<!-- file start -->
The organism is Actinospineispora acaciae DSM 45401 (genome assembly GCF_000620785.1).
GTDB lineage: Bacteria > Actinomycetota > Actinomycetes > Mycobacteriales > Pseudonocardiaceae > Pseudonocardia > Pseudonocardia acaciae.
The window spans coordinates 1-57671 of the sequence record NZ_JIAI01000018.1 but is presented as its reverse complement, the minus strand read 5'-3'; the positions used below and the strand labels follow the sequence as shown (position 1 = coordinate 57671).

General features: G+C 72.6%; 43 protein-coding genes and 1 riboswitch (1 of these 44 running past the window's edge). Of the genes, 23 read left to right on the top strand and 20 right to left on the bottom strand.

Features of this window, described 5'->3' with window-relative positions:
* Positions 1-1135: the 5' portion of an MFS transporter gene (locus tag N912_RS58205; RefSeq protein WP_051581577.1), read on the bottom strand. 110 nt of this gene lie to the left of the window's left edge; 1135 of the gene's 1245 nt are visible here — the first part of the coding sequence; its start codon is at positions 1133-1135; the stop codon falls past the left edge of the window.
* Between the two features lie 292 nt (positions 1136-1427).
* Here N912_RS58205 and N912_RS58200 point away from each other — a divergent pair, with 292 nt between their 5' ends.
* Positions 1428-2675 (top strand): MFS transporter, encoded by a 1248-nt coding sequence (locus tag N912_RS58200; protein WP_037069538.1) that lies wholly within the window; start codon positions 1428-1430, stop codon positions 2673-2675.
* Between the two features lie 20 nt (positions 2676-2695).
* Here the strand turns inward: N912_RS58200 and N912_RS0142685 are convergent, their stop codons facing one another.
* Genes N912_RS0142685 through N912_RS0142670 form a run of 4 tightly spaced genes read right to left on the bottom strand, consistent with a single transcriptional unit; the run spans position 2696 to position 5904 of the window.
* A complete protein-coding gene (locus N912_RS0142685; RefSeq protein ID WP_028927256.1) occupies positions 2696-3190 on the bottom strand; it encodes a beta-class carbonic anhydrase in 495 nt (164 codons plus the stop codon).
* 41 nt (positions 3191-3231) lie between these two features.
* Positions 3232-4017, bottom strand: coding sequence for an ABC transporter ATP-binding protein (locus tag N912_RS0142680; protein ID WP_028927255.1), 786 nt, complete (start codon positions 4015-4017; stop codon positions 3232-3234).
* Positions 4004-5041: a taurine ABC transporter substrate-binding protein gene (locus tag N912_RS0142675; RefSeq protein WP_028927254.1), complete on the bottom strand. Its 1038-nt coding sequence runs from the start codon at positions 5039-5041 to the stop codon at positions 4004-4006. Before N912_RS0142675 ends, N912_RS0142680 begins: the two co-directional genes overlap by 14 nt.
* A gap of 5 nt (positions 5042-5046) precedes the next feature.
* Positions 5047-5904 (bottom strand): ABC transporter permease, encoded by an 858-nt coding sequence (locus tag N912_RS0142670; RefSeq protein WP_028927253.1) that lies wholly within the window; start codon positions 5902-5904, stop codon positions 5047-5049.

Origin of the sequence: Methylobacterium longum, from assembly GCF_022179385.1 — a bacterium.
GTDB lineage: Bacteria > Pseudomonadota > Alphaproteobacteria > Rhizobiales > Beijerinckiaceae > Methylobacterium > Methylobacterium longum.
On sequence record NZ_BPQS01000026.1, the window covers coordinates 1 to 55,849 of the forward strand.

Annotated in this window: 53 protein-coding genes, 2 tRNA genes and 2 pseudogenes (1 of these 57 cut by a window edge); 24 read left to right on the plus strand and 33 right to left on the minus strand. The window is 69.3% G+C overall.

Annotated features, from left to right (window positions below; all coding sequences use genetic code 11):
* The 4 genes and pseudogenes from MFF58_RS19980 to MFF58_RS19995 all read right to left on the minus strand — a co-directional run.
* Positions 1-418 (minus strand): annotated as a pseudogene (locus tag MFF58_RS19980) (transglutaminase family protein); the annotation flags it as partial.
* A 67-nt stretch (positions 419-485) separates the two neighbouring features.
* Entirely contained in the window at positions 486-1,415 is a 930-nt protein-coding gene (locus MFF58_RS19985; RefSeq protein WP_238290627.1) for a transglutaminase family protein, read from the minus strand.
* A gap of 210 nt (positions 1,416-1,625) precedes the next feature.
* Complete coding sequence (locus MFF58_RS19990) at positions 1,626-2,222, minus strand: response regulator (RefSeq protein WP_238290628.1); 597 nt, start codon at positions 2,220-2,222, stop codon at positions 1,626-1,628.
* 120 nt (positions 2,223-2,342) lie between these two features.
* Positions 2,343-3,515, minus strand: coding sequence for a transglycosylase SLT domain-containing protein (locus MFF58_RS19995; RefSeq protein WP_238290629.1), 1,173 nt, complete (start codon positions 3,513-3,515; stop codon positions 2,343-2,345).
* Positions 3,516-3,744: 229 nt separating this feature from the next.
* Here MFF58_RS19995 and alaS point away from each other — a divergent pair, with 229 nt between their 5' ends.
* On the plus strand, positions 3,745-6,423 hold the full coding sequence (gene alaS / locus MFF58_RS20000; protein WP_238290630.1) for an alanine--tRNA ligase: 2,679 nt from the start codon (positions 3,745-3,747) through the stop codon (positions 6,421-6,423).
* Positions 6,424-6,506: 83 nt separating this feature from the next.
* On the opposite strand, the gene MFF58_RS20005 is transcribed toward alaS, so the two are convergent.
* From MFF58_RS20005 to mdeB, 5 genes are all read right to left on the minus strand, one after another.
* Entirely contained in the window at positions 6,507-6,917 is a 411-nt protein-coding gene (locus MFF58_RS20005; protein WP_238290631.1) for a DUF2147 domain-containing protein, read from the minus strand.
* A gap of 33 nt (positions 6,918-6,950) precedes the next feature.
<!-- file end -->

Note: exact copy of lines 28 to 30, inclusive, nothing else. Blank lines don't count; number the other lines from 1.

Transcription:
* A gap of 210 nt (positions 1,416-1,625) precedes the next feature.
* Complete coding sequence (locus MFF58_RS19990) at positions 1,626-2,222, minus strand: response regulator (RefSeq protein WP_238290628.1); 597 nt, start codon at positions 2,220-2,222, stop codon at positions 1,626-1,628.
* 120 nt (positions 2,223-2,342) lie between these two features.